Earlier today, I was thinking. This is something that I do very frequently, although my sisters may argue against that assertion. I thought to myself, “Remember those books that were really hilarious that I used to read all the time?” The answer was yes, I did remember, but I didn’t remember the name of the series. In fact, I hardly remembered anything about those books except that they were hilarious and that I used to read them all the time. As I thought about those hilarious books, it occurred to me that it would be fun to make a list of all the storybooks that impacted my childhood greatly, but that I have since almost (but not quite) forgotten. So I started making such a list, and then I realized that it would end up being ridiculously long. As it is, this incomplete list took me a really long time to write.

It is worth noting that my childhood consisted of much Dr. Suess, Nancy Drew, American Girls, Golden Arch books, and various classics such as Alice in Wonderland, Heidi, The Hobbit, The Wizard of Oz, and The Secret Garden, just to name a few. These did not make the list because I did not almost forget them.

1. The Boxcar Children series by Gertrude Chandler Warner

As much as I enjoyed Nancy Drew, I would argue that the Boxcar Children books are the ultimate children’s detective story series. Not only are they interesting, but unlike Nancy Drew, they each have a unique plot. Sometimes you know ahead of time who the bad guy is and sometimes you don’t, but it’s always a fun read in the meantime. Besides that, the characters are very likable. Here’s a link to one of them that I owned, although I don’t actually remember it very well.

2.The Adventures of the Bailey School Kids, by Debbie Dadey and Marcia T. Jones

Technically, these books aren’t really of the same caliber as most of the other books on the list, and I seem to recall that my parents didn’t entirely approve of them, just because they weren’t very intellectual books. But they were interesting. The protagonists are four elementary school kids who keep on encountering odd people who they suspect to be some sort of mythical creature.  The books never make it entirely clear whether or not the kids are correct, but there usually is evidence that seems fairly conclusive. There’s only one book in the series that I remember very well; it’s called Gargoyles Don’t Drive School Buses.

3. Linnets and Valerians, by Elizabeth Goudge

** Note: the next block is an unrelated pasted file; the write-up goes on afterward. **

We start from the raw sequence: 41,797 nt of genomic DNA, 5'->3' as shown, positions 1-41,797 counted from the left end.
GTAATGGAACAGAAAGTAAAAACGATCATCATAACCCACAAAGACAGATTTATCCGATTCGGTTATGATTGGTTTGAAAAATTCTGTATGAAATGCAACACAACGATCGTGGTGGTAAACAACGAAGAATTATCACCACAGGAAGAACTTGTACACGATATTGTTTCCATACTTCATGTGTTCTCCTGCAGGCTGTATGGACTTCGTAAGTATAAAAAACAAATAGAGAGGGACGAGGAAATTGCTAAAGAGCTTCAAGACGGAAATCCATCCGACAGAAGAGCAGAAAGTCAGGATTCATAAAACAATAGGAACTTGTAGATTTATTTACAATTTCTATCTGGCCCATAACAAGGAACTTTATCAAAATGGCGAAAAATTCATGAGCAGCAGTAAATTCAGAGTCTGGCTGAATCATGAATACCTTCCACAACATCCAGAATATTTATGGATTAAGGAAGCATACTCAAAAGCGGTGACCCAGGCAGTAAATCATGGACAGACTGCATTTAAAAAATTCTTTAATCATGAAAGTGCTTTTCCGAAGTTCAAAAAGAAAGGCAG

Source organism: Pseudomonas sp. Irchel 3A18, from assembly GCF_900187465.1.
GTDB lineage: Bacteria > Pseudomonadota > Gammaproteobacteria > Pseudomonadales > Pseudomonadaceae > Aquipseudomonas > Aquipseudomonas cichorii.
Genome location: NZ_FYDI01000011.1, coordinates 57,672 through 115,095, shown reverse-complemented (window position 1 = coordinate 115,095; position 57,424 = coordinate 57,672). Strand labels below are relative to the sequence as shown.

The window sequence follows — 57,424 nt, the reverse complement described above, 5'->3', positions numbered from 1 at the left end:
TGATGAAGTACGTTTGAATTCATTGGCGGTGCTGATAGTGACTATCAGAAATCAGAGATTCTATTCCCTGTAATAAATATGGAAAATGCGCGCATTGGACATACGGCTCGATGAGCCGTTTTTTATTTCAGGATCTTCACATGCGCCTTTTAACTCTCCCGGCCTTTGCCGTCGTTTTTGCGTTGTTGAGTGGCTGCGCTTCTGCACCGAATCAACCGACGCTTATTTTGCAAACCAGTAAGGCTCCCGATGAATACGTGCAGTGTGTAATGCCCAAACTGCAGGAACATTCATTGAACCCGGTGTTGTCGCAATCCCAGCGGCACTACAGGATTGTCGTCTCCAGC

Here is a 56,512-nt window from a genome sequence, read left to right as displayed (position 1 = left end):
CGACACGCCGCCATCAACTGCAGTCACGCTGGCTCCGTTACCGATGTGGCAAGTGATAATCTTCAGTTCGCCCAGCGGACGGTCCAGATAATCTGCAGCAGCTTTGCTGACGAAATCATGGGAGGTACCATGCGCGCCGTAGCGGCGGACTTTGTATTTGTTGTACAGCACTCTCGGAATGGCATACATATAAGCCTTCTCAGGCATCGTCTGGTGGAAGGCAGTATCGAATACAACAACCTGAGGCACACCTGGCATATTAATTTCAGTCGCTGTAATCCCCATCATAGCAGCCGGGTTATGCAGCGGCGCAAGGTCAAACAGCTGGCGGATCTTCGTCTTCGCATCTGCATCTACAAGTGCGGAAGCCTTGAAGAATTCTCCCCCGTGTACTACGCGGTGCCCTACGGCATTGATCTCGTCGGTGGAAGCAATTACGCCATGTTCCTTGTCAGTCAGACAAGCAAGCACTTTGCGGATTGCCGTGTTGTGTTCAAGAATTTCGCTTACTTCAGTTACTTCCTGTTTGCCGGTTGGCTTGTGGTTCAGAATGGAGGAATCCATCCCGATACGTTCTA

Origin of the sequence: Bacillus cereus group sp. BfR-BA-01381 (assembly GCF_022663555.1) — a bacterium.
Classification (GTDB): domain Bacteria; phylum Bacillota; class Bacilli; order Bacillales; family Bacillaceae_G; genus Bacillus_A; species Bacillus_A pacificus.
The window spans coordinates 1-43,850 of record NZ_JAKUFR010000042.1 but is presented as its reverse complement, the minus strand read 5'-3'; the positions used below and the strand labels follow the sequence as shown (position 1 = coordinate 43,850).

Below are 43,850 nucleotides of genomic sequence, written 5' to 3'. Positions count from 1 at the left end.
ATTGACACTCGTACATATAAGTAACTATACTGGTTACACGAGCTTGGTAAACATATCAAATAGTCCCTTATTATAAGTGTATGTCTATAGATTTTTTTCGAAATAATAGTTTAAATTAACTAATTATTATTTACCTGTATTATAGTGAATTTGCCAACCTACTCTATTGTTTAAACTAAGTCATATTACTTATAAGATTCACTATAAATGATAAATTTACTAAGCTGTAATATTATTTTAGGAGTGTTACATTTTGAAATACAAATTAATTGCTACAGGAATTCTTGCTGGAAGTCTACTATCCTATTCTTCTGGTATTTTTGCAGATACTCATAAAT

I remember my father reading this book to me and at least one or two of my siblings when we were little, but unfortunately I remember very little about the plot. The protagonists were children who had run away and end up staying with an old man who I think was their grandfather or uncle or something. And there was an owl and a character named Emma who was either an evil witch or somebody really good, I don’t remember which. And someone- either Emma or someone else- did voodoo. That’s it; that’s all I remember. But it was a very interesting book.

4. The King, the Mice, and the Cheese, by Nancy and Eric Gurney

There’s this king guy, and he really likes cheese. The problem is that the mice keep stealing his cheese, and they’re driving him crazy. So he calls in his advisors and they bring him cats to chase away the mice. That works out nicely, except that then the cats are driving him crazy. So he calls in his advisors and they bring him dogs to chase away the cats. That works out nicely, except that then the dogs are driving him crazy. So he calls in his advisors and they bring him lions to chase away the dogs. That works out nicely, except that then the lions are driving him crazy. So he calls in his advisors and they bring him elephants to chase away the lions. That works out nicely, except that then the elephants are driving him crazy. So he calls in his advisors and they bring him mice to chase away the elephants. That works out nicely, except that then the mice are driving him crazy. “Goodness gracious,” says the king, “This is the same problem as I had before!” So he and the mice decide to share the cheese and get along like friends, and they live happily ever after. The end.

Or something like that.

5. The Golden Goblet, by Eloise Jarvis McGraw